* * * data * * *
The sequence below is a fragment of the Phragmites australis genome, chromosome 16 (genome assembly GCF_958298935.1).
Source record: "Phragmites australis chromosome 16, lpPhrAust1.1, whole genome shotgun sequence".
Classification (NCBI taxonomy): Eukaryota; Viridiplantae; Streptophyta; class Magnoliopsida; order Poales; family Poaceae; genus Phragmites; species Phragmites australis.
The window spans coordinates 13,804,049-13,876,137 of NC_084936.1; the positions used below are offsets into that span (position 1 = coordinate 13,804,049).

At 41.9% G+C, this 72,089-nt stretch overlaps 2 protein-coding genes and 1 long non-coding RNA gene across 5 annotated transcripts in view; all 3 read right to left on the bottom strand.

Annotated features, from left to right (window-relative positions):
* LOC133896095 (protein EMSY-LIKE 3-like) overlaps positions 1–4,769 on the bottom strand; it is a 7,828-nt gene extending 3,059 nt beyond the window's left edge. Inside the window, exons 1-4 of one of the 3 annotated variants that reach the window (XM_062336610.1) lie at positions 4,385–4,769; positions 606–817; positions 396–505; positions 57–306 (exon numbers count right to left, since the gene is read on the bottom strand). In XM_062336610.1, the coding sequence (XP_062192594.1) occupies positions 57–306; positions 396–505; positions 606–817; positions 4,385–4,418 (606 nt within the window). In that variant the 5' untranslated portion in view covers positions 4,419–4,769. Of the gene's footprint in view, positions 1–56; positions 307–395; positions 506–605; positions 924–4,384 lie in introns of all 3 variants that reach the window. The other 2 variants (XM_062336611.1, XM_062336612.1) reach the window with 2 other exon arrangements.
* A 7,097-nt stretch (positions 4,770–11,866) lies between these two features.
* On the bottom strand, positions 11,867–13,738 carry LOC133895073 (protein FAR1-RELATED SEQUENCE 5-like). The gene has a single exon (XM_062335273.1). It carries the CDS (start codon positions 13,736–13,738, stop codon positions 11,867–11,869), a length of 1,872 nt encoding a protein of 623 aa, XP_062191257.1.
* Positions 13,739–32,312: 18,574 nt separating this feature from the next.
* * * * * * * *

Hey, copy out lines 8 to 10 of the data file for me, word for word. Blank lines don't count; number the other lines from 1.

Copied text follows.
* A 7,097-nt stretch (positions 4,770–11,866) lies between these two features.
* On the bottom strand, positions 11,867–13,738 carry LOC133895073 (protein FAR1-RELATED SEQUENCE 5-like). The gene has a single exon (XM_062335273.1). It carries the CDS (start codon positions 13,736–13,738, stop codon positions 11,867–11,869), a length of 1,872 nt encoding a protein of 623 aa, XP_062191257.1.
* Positions 13,739–32,312: 18,574 nt separating this feature from the next.